293

I'm using iTextSharp to read the text from a PDF file. However, there are times I cannot extract text, because the PDF file is only containing images. I download the same PDF files everyday, and I want to see if the PDF has been modified. If the text and modification date cannot be obtained, is a MD5 checksum the most reliable way to tell if the file has changed?

If it is, some code samples would be appreciated, because I don't have much experience with cryptography.

673

It's very simple using System.Security.Cryptography.MD5:

using (var md5 = MD5.Create())
{
    using (var stream = File.OpenRead(filename))
    {
        return md5.ComputeHash(stream);
    }
}

(I believe that actually the MD5 implementation used doesn't need to be disposed, but I'd probably still do so anyway.)

How you compare the results afterwards is up to you; you can convert the byte array to base64 for example, or compare the bytes directly. (Just be aware that arrays don't override Equals. Using base64 is simpler to get right, but slightly less efficient if you're really only interested in comparing the hashes.)

If you need to represent the hash as a string, you could convert it to hex using BitConverter:

static string CalculateMD5(string filename)
{
    using (var md5 = MD5.Create())
    {
        using (var stream = File.OpenRead(filename))
        {
            var hash = md5.ComputeHash(stream);
            return BitConverter.ToString(hash).Replace("-", "").ToLowerInvariant();
        }
    }
}
  • 243
    If you want the "standard" looking md5, you can do: return BitConverter.ToString(md5.ComputeHash(stream)).Replace("-","").ToLower(); – aquinas May 9 '12 at 16:25
  • 73
    MD5 is in System.Security.Cryptography - just to surface the info more. – Hans Apr 17 '13 at 5:06
  • 5
    @KalaJ: If you're trying to spot deliberate tampering, then CRC32 is entirely inappropriate. If you're only talking about spotting data transfer failures, it's fine. Personally I'd probably use SHA-256 just out of habit :) I don't know about support for CRC32 in .NET offhand, but you can probably search for it as quickly as I can :) – Jon Skeet Jul 30 '14 at 13:40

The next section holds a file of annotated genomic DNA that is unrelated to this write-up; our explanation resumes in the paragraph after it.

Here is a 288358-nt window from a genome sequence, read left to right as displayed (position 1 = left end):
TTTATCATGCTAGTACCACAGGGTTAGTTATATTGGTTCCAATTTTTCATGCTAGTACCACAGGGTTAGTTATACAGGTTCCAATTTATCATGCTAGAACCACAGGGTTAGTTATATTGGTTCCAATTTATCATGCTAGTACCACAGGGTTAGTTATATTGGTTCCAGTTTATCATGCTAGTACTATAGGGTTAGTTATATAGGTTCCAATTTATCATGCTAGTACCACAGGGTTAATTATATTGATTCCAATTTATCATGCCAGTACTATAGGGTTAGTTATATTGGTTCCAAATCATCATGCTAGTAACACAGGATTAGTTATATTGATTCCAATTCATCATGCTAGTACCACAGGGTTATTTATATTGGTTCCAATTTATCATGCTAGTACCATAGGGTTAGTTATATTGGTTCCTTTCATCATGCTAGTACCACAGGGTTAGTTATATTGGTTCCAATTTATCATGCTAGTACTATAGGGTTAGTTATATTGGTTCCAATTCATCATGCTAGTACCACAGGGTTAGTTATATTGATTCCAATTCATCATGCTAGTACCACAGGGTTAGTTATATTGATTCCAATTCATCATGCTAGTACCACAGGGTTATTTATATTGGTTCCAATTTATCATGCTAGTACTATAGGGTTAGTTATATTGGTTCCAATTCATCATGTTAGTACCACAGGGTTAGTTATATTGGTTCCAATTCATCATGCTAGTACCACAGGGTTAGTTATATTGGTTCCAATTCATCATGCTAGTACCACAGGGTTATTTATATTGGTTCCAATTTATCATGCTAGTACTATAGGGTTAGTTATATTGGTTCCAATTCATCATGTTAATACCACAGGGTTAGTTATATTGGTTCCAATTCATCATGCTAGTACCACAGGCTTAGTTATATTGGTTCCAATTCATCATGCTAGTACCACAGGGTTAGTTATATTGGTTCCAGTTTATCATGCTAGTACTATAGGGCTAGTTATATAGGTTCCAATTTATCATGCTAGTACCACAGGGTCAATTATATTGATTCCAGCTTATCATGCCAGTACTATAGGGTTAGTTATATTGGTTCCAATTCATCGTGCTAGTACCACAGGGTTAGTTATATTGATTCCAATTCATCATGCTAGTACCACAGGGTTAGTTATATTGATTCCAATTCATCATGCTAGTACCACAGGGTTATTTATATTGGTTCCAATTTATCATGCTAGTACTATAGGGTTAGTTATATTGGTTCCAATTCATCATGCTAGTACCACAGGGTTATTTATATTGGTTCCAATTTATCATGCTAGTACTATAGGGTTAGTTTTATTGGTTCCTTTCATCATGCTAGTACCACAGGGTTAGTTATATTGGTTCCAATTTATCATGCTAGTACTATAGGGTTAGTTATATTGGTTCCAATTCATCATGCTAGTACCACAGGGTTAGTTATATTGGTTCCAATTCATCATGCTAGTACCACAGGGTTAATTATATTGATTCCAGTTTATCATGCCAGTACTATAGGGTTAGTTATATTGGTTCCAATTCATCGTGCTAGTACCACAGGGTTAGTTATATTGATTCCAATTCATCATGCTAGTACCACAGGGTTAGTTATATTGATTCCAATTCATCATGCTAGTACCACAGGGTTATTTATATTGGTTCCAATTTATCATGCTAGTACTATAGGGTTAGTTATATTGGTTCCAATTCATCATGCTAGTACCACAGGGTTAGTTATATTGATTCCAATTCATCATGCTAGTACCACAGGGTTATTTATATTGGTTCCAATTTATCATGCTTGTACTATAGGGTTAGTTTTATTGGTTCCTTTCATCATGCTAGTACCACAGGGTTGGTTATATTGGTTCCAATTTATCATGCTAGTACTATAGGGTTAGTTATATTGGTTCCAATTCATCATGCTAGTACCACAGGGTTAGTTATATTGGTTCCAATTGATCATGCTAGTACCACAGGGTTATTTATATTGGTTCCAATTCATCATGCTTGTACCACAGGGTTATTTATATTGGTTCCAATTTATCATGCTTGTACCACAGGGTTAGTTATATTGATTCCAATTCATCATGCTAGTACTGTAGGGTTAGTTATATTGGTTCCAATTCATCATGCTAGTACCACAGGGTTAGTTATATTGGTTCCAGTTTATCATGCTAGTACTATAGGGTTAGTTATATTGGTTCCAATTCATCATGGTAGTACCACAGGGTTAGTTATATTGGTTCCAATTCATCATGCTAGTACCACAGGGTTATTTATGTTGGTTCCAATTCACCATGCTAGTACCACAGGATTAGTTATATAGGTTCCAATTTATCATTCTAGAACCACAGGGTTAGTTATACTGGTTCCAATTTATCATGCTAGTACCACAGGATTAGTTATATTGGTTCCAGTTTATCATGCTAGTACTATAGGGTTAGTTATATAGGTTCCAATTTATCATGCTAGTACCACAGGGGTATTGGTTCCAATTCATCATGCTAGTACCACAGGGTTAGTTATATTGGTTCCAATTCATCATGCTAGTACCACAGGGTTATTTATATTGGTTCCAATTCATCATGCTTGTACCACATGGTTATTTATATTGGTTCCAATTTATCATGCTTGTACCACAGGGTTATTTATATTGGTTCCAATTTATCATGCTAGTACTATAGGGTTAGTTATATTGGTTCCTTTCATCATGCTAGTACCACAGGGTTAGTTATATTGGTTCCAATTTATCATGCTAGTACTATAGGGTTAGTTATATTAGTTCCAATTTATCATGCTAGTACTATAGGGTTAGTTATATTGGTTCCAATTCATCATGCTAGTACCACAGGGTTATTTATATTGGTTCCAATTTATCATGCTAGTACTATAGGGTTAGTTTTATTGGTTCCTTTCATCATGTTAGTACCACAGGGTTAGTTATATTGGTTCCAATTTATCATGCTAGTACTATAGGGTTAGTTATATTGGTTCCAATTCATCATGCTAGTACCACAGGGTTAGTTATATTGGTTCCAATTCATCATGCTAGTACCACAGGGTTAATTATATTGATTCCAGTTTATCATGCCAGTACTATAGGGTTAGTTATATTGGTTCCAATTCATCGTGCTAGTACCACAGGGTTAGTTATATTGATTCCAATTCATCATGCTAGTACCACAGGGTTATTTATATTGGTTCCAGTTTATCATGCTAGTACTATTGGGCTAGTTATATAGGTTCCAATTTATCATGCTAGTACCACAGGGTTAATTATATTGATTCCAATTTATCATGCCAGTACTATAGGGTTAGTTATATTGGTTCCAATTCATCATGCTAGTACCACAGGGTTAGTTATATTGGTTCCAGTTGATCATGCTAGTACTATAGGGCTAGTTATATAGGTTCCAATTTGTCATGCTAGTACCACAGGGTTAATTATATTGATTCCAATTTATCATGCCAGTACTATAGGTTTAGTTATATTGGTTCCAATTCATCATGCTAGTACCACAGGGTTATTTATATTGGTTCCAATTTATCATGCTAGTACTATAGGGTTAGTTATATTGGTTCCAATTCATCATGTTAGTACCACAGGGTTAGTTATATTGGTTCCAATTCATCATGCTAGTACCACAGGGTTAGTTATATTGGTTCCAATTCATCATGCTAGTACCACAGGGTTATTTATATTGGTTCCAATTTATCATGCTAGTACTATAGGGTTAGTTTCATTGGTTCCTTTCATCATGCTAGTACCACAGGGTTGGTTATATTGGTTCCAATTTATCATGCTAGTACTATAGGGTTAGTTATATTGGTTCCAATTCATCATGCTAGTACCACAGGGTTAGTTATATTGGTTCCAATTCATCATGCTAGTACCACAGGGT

• 11
    @aquinas I think .Replace("-", String.Empty) is a better approach. I went through a one hour debug session because I get wrong results when comparing a user input to the file hash. – fabwu Jan 1 '17 at 13:16
  • 7
    @wuethrich44, I think the problem you're having is if you copy/paste the code in aquinas comment verbatim; I happened to notice the same thing. There are two invisible characters--a "zero-width non-joiner" and a Unicode "zero width space"--between the "empty" quotes in the raw HTML. I don't know if it was in the original comment or if SO is to blame here. – Chris Simmons Jan 19 '17 at 16:17
62

This is how I do it:

using System.IO;
using System.Security.Cryptography;

public string checkMD5(string filename)
{
    using (var md5 = MD5.Create())
    {
        using (var stream = File.OpenRead(filename))
        {
            return Encoding.Default.GetString(md5.ComputeHash(stream));
        }
    }
}
  • 2
    I upvoted you because more people need to do things like this. – Krythic Jan 8 '16 at 0:12
  • 3
    I think swapping the using blocks would be useful, because opening a file is more probably going to fail. Fail early/fast approach saves you the resources needed to create (and destroy) the MD5 instance in such scenarios. Also you can omit the braces of the first using and save a level of indentation without losing readability. – Palec Jan 8 '16 at 10:00
  • 9
    This converts the 16 bytes long result to a string of 16 chars, not the expected 32 chars hex value. – NiKiZe Jan 14 '16 at 19:54
  • 3
    This code does not produce the expected result (assumed expectation). Agreeing with @NiKiZe – Nick Jan 15 '16 at 17:31
  • also a reference is missing: using System.Text; – Mohsen Abasi Dec 25 '16 at 9:52
7

I know this question was already answered, but this is what I use: